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  1. Well here is a photo of some black gritstone, just like I remember it from when I was a kid. The stone began to be sandblasted in the 60s and now 50-60 years later it is still pale in colour (throughout N Lancashire and W Yorkshire) as a result of massive industrial decline and Clean Air Acts. Above Rochdale is Blackstone Edge. As a kid I thought (like everyone else) it was because the stone was black. In fact the name was originally Blakestone Edge, meaning Palestone Edge. So the stone was pale sandstone for a long time, till the industrial revolution turned it black.
  2. The difference between this and earlier pandemics is that our society is less robust. Food is no longer produced locally, and all systems are much more complex and so fail much more easily. This means that although the death toll might be much less its impact on our infrastructure could be much greater. Lose a few loco drivers in the Edwardian period and the firemen can step up. Lose a few airline pilots, or indeed engine drivers now and it is far more difficult to replace them. As a young man I could fix my four stroke motorbike at the side of the road, and not long before that pretty well
  3. The doors look to be identical in size, and I know that the size discrepancy from different classes of house could be quite large. The door opening (as opposed to size) suggests the bay window house has higher ceilings. As an example, without too much research, I just stepped outside my front door and saw this (the road is completely level, we are not on a slope):
  4. i guess it must be a trial arriving with your day allowance of four litres of wine each and then having to spread it across four days
  5. William Morris was at one time a shareholder and director of the Duke of Bedford's Devon Great Consols which owned mines in the Tamar Valley. At Wheal Fanny mine, from about 1860 to 1901 arsenic was roasted until it turned into dense smoke. The smoke was sent along brick passageways where it condensed into crystals looking like caulilowers. Men wrapped in rags scraped this off by hand. Apart from poisoning them it gave them cancer and any scratches or wounds were likely to fail to heal and develop septicaemia. We can probably restart this valuable industry when those stupid Elf and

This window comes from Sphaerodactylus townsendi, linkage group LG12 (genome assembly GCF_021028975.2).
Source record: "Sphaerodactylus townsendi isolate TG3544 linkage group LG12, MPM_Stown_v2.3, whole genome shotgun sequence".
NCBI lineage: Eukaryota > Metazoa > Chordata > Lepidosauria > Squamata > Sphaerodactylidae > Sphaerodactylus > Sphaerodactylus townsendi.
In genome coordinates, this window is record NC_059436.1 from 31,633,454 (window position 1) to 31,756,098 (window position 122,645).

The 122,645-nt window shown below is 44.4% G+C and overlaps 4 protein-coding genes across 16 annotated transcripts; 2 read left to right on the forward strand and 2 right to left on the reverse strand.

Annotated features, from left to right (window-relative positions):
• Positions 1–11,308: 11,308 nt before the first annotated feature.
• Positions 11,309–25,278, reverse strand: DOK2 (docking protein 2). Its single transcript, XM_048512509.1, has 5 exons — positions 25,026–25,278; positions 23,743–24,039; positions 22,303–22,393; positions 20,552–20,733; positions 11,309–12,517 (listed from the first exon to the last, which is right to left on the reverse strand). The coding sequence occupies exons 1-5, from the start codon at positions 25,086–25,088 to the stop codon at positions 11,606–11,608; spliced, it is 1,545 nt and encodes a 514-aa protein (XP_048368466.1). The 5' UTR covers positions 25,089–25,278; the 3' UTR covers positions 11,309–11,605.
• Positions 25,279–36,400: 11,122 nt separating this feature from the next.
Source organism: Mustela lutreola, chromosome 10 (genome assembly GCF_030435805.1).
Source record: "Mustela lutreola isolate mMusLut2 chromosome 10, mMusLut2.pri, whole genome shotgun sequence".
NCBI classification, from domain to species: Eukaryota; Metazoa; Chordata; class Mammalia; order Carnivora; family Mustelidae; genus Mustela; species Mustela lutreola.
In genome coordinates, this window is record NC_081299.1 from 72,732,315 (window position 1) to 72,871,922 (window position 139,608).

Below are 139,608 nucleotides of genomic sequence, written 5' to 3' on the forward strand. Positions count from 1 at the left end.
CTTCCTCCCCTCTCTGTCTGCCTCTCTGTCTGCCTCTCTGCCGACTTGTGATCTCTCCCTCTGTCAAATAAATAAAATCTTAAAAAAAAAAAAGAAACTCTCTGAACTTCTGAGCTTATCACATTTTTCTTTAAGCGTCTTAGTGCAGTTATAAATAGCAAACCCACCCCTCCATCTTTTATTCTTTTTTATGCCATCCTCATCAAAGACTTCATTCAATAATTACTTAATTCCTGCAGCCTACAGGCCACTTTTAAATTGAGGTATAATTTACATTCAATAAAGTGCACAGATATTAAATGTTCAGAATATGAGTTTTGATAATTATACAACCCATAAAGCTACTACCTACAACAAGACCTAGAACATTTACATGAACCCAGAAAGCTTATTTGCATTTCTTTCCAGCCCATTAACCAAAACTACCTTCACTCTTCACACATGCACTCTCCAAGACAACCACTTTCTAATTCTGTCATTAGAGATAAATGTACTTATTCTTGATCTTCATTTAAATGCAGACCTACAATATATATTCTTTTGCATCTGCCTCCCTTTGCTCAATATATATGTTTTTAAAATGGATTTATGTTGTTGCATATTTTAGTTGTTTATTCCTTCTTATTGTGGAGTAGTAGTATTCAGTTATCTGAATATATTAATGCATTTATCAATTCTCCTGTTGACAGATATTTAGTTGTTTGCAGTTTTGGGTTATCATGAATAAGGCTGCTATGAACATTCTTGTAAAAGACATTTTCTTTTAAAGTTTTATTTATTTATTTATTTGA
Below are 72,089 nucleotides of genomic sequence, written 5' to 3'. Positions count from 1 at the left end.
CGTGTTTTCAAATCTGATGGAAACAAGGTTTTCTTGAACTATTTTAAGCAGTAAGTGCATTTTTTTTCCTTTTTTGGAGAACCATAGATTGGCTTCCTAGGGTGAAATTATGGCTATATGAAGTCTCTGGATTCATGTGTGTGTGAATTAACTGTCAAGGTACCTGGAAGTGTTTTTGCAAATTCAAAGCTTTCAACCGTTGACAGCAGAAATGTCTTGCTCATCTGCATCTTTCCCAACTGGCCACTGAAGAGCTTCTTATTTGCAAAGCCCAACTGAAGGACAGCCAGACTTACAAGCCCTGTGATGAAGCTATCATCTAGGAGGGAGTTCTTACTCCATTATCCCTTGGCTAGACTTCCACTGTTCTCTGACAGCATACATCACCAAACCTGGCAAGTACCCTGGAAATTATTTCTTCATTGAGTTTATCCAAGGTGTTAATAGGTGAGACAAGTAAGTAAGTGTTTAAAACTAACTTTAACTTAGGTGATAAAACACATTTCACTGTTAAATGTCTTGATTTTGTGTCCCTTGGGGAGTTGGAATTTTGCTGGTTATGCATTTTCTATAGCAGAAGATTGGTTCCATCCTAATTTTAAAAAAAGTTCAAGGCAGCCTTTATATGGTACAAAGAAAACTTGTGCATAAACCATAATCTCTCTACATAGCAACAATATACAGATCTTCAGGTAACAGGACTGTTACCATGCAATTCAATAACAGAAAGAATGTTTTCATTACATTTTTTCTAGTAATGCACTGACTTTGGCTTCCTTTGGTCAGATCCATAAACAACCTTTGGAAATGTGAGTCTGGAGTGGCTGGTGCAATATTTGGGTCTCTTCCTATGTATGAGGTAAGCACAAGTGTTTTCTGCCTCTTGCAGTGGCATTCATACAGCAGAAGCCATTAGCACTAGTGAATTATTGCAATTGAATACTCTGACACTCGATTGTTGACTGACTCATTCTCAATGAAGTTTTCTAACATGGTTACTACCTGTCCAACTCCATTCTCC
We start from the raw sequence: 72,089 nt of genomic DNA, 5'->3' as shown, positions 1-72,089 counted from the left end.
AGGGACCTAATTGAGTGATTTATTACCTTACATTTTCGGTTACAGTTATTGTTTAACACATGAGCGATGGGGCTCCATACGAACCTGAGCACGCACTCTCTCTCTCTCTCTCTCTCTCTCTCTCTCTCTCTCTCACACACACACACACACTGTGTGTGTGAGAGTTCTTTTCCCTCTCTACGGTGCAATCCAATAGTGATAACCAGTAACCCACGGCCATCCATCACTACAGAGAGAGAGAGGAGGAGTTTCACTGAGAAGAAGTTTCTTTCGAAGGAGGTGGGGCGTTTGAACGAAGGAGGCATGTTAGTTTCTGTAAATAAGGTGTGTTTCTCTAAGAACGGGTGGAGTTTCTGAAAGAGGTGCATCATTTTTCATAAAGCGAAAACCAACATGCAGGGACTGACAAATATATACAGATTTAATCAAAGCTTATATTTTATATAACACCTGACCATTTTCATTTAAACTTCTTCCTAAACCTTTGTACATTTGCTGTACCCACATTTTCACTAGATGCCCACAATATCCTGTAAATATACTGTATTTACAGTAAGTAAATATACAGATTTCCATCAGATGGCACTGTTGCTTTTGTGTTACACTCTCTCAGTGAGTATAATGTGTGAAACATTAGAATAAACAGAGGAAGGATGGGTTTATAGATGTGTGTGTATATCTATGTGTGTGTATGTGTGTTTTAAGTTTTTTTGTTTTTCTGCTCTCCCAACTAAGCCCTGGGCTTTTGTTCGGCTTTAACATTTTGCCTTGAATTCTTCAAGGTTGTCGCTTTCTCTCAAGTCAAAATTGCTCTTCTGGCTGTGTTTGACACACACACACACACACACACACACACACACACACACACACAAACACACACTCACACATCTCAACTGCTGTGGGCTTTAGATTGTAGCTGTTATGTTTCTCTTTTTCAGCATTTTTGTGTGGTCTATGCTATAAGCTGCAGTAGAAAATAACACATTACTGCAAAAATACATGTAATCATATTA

6. I'm worried that this latest Dapol offering might lead to a pre-grouping/post-grouping state of uncertainety in people's brains leading to meltdown or stasis, but given the proclivities of the local inhabitants here it is anyway.
  7. Thanks for this excellent link in to Model Railroading Zigzag. Some excellent articles in there.
  8. Here we go, posting an in progress workbench shot. Eventually should be part of a pre-war Chicago Grand Union Central Terminal running things I like the idea of.
  9. best orcs on film so far are the ones in Bright. Pity the film isn't as good as it should be.
  10. Yeh, but it will be difficult to fit all that into a body shell, even in O guage, no?
  11. Dash it all! And I was convinced it was Signor Ronaldo Telephone.
  12. Same here. just couldn't get access for a couple of days. Then it appeared, then disappeared again. Now it is back (obviously)
  13. I'm looking for UK suggestions (sensible ones) for paints to match the light and dark grey used by the New York Central on their early lightweight streamline passenger stock,( but also later, and pullmans and overlander and others probably). Halfords rattle cans, vallejo colours, anything readily obtainable in the UK would be welcome suggestions.
  14. Isn't it "Give me fishplates OR give me progress", with a flag showing a figure 8 of track on a carpet with the motto "Don't step on me"
  15. And then there was Children's Hour with Uncle Mac, which leads of course to the books "In the Train with Uncle Mac". And so back to railways!
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